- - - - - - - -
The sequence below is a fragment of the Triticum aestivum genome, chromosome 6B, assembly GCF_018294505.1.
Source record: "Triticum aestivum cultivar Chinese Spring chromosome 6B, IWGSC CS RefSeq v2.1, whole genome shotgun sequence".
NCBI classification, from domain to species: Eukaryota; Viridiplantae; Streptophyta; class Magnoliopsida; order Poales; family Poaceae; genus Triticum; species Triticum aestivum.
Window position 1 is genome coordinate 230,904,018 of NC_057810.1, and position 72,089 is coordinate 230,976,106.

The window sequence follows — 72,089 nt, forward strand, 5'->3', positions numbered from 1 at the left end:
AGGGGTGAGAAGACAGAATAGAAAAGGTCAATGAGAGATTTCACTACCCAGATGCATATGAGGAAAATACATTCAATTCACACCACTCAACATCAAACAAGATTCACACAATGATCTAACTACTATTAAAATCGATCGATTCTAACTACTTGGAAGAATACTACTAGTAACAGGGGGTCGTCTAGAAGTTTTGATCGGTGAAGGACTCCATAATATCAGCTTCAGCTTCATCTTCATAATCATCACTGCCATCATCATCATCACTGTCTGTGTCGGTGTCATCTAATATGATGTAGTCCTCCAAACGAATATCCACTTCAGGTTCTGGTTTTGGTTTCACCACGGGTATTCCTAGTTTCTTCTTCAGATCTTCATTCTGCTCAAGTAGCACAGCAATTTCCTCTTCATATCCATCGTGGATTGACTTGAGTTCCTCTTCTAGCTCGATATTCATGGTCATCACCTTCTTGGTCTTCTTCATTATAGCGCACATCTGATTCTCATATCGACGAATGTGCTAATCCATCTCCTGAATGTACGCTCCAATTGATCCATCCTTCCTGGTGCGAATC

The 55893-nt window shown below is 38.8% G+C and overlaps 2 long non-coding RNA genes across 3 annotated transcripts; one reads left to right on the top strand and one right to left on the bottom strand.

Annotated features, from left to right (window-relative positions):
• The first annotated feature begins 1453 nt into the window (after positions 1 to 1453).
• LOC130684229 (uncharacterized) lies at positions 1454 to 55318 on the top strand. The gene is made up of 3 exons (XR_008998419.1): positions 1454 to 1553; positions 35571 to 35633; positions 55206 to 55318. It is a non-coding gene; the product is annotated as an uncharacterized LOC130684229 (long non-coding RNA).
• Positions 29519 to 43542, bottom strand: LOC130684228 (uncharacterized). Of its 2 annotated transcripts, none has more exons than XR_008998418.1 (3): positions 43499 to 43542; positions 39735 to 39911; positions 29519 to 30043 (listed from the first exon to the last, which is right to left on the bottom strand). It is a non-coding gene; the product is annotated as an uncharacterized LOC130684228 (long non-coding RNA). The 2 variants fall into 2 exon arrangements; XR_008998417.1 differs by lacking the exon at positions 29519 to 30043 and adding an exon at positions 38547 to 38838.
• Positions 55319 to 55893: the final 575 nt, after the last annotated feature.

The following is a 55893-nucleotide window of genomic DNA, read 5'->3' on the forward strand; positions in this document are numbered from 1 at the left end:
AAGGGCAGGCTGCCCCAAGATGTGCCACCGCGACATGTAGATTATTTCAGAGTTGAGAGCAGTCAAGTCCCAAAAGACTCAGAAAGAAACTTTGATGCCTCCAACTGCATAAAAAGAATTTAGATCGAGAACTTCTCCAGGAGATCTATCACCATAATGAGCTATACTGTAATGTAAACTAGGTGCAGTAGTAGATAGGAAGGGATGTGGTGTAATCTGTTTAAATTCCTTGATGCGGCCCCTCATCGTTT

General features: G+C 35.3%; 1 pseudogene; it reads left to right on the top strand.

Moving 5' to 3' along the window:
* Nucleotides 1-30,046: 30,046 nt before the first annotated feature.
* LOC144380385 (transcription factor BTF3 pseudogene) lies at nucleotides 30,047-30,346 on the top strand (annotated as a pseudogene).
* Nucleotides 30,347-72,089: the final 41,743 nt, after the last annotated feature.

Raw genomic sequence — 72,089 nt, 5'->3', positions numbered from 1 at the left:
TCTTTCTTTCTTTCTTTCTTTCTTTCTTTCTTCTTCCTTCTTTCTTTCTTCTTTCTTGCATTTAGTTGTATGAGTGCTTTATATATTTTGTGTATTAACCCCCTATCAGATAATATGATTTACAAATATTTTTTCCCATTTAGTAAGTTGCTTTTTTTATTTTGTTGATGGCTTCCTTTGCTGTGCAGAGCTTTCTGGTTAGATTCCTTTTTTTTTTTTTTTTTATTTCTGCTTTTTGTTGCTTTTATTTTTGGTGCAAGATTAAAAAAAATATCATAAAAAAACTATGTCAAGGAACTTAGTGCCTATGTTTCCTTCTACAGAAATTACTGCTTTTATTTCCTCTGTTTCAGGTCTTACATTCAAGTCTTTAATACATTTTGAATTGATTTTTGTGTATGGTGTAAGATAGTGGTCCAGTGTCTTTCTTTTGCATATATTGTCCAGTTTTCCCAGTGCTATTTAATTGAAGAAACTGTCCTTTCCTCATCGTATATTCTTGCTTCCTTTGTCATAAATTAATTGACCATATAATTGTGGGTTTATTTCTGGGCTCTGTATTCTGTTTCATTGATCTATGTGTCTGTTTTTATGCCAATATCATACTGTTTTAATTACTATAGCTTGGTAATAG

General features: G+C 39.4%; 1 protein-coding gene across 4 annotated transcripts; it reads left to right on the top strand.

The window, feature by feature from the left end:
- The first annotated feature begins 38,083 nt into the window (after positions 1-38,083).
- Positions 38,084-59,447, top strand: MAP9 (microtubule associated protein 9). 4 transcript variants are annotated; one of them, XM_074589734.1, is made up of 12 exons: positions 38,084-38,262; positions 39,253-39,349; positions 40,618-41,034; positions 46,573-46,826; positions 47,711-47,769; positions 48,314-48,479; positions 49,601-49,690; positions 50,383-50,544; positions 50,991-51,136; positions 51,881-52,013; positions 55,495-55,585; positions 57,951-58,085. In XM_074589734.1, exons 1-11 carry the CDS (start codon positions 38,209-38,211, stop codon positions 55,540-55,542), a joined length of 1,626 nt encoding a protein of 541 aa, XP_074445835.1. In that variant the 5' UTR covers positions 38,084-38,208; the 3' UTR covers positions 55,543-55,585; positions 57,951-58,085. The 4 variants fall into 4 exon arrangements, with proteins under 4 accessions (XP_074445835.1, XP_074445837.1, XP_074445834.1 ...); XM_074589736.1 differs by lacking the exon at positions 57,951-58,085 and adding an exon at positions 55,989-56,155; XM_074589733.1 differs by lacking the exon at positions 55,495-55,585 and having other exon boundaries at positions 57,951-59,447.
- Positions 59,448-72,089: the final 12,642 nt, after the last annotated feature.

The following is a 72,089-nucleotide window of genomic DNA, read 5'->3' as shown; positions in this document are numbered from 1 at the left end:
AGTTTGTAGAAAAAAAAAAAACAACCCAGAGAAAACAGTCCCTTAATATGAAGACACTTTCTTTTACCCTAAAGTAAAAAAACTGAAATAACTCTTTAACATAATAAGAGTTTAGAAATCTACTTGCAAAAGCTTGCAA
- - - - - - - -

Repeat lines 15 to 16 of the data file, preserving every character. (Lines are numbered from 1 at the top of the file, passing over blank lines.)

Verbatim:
General features: G+C 35.3%; 1 pseudogene; it reads left to right on the top strand.

Moving 5' to 3' along the window: